We came to late. In this cave there is a mile long back end that can be hiked into, but the time is a pressing thing, the extra mile needs at least another half hour, and we have only ten minutes left before the cave will be closed. Whatever closed means. We get closer to the top of the cave and stand over the fossilizing bones of a forlorn fire bear that had the misfortune to fall in this cave and get stuck in the rocks. I hear the sound of shuffle and a high flutter and squeak. I look up in time to see a bat fly about the ceiling and I know there are bats overhead. Stop listen, squeak shuffle.

I climb up and stand directly below the sounds. I look up into tiny eyes, glowing in the darkness. Waking up and getting ready for a night on the mountain and the mosquito fest that waits beyond the walls. They will fly out soon. I snap a picture and hope I didn’t piss them off to much, and walk towards the hot, warm, air and the sunlight up ahead.

It was only ten minutes past the closing time. They didn’t turn off the lights. The cave comes out at the top of the mountain. When walking you head up about a mile from the base, climbing up all the way through the mountain. Steep, wet, cold, clammy climb, but fun.

Along the mountain I walk down slapping away mosquitoes. Looking at the flowers that have sprung up like a wall in the way. Go in, go down, hit bottom, climb up, climb out, and part the flowers.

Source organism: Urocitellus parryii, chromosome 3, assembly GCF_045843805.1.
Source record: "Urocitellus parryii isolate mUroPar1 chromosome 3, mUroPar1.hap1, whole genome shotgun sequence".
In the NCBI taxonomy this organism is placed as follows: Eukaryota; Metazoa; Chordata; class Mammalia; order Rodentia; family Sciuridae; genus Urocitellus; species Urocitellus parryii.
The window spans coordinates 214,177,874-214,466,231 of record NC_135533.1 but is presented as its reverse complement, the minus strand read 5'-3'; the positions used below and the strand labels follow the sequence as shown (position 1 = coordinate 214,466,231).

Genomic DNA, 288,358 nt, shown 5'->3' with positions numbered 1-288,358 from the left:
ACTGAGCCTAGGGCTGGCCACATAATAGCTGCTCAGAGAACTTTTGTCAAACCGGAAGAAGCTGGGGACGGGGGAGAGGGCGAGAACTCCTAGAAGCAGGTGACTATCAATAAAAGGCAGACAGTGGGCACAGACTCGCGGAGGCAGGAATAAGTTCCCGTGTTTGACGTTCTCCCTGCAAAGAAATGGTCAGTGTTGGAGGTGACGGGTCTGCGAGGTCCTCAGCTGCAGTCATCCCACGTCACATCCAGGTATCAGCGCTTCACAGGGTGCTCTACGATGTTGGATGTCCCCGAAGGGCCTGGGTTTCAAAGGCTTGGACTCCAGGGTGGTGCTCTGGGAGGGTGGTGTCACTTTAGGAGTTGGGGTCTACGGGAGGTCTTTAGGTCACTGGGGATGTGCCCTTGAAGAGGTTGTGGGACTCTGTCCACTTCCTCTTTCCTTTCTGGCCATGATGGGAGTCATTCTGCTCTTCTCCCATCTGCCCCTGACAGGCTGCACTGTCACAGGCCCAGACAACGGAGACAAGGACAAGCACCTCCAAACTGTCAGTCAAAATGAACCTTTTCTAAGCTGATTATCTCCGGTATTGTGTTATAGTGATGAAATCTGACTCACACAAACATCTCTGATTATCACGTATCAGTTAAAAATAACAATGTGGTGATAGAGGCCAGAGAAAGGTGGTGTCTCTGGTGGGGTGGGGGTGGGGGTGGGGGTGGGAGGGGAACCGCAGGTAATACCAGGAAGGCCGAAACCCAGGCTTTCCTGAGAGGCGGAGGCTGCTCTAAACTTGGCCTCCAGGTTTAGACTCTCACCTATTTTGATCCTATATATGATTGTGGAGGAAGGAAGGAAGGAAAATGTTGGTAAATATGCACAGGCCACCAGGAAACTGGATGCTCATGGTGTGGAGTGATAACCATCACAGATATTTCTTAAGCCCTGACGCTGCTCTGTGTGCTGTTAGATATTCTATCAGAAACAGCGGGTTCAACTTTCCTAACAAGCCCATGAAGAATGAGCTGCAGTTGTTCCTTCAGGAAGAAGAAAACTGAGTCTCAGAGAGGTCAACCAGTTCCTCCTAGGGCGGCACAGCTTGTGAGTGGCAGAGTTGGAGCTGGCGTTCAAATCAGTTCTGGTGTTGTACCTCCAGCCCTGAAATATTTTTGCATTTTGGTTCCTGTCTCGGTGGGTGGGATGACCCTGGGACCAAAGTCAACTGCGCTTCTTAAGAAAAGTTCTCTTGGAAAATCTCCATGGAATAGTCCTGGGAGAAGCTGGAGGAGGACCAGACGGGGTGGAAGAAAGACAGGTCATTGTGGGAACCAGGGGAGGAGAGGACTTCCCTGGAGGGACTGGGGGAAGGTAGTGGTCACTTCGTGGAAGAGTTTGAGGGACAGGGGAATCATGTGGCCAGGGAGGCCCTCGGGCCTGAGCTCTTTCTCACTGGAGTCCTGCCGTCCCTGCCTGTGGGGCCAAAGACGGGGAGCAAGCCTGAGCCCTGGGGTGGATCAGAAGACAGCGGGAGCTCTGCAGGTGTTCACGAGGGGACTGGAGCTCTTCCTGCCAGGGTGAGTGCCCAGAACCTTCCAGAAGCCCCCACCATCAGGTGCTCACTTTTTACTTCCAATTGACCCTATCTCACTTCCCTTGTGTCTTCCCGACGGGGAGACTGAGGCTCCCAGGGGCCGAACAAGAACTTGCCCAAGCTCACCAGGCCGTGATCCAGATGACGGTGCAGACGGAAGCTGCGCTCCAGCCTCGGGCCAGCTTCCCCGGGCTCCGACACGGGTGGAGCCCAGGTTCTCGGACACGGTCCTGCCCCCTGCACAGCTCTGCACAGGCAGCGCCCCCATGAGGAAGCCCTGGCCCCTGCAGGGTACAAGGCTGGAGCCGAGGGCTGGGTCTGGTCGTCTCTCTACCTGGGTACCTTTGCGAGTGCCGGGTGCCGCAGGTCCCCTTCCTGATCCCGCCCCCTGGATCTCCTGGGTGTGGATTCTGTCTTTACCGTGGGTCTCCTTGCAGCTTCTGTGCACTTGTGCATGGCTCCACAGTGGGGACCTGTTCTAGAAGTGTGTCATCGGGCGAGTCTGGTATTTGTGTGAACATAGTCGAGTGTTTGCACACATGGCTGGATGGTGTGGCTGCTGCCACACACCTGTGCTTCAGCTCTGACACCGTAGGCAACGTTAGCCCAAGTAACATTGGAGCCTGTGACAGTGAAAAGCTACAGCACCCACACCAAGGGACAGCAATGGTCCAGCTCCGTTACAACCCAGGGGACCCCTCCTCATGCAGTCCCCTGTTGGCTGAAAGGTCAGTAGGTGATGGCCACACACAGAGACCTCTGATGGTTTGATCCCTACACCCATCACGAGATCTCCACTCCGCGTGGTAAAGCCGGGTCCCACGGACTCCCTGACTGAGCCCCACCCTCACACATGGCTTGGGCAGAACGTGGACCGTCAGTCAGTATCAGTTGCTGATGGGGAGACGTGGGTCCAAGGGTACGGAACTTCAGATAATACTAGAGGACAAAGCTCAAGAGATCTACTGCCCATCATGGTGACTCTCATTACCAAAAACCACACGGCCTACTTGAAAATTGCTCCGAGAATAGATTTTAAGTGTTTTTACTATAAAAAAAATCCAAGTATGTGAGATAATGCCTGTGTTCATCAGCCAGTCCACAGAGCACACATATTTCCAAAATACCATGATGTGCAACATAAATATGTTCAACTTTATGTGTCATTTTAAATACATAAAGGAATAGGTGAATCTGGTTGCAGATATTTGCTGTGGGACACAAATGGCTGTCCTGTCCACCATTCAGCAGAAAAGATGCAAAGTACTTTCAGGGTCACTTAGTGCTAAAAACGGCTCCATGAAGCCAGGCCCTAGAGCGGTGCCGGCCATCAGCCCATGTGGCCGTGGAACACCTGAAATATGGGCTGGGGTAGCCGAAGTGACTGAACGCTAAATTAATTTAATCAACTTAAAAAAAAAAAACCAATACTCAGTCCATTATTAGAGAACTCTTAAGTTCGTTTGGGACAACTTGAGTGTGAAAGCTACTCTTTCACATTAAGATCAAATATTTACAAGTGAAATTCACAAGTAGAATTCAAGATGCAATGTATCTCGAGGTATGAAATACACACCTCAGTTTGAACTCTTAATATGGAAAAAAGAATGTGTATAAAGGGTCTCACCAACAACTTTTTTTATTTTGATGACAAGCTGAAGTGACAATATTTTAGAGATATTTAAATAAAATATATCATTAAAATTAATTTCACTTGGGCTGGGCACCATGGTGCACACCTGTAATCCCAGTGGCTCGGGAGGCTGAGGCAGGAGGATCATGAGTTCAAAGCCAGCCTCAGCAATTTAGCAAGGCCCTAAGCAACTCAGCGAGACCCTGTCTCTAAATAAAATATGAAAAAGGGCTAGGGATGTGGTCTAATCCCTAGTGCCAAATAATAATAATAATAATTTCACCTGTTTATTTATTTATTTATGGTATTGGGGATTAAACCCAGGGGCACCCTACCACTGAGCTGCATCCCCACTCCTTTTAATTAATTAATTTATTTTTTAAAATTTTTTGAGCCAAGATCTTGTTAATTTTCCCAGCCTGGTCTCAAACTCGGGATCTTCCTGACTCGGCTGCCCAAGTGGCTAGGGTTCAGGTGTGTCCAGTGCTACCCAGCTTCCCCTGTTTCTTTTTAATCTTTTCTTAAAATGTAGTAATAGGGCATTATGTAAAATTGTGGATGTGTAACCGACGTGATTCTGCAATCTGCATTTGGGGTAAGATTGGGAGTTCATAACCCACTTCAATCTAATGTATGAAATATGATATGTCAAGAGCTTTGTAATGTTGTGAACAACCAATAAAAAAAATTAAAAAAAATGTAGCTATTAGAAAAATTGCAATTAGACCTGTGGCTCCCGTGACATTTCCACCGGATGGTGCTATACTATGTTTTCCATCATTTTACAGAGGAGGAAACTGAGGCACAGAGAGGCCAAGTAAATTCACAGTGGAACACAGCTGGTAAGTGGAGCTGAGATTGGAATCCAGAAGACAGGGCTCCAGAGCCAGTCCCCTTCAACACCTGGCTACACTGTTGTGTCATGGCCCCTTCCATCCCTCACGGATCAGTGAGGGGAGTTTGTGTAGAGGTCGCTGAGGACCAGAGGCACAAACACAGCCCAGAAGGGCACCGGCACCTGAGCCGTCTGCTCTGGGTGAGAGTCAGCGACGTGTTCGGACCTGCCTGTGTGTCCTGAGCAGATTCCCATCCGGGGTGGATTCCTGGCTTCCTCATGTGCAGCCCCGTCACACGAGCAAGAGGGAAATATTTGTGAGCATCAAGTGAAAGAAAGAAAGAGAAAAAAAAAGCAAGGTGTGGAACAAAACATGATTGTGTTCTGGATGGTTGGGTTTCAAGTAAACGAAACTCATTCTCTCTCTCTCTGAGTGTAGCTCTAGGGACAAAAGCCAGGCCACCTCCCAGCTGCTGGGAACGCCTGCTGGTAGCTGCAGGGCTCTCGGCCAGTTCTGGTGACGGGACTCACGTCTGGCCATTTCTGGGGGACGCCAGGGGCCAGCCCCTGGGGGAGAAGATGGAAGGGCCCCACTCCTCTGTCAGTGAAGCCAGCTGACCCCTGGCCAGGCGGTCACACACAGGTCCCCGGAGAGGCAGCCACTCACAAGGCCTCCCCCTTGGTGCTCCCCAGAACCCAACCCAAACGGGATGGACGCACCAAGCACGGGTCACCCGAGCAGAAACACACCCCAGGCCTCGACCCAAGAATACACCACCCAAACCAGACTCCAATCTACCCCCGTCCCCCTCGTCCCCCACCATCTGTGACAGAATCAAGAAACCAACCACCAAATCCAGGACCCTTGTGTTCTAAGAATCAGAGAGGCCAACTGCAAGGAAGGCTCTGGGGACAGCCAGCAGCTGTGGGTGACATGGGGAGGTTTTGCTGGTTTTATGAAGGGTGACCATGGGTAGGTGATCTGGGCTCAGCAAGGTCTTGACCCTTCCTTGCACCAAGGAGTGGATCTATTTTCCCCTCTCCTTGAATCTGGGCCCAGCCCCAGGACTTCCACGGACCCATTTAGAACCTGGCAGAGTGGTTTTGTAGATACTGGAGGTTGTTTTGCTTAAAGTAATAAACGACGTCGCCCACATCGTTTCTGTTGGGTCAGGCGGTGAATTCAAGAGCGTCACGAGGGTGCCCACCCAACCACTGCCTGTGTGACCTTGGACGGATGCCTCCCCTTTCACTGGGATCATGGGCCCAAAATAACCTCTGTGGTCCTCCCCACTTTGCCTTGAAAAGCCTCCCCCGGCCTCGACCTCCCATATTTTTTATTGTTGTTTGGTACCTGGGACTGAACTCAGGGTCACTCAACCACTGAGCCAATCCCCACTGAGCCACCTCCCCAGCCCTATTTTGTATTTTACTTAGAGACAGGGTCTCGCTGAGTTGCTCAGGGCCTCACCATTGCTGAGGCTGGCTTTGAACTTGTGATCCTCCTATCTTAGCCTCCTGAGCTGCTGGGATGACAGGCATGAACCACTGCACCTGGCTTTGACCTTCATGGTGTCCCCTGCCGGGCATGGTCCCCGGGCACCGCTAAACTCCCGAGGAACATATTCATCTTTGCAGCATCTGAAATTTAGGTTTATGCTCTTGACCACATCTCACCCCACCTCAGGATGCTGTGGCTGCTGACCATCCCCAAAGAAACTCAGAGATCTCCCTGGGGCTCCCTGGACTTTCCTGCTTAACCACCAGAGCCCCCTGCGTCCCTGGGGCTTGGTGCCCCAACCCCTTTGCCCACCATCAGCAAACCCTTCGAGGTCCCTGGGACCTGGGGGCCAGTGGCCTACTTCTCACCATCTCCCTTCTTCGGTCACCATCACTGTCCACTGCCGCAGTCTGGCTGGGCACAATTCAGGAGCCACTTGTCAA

The air was hot, I was tired and dirty, but it was good.


Anonymous said...

I notice that there wasn't a bar in the caves. I'm assuming that you either demanded a refund or took your own booze with you ...

Saradevil said...

There may have been a bar in the back end. Maybe that is what happens at closing time. Now I'm kicking myself for not finding out.

Anonymous said...

Tsk! SaraDevil! So amateur (but all is forgiven).

HFD said...

I wandered here on some long Net-path now forgotten and enjoyed your blog -- wonderful design -- and was fascinated to hear Shimer had still been going until last year. I look forward to reading more.

Saradevil said...

Actually, Shimer is still going. It's just moved. While I am not pleased about the move myself, at least the college, in yet another incarnation, is still in fact kicking.

Pleased to meet you.

Roger said...

Sara nice writing! I feel like I was there with you :D Good picts to!

esofthub said...


How far are these caves from Pyongtaek?


Saradevil said...

It's about a three, or three and a half hour bus ride from up north. They have to go around a lot of mountains to get down to Donyang so if you are taking the bus you are in for a ride. If you have a car it's probably only about three hours tops.

It's an hour north of Andong, which is where we ended up driving for dinner before heading back to Daegu. Good times.

My recommendation if you decided to take the trip and are planning to spend the night, is to get a room as soon as you get off the bus. The first time I went was on the bus. The busses stop running at around 7 p.m. and since Donyang is a tourist attraction (it's the Vermont of Korea, painfully beautiful and secluded) it is tough to get a room if you don't do it early.

Hope that helps. For more info email me.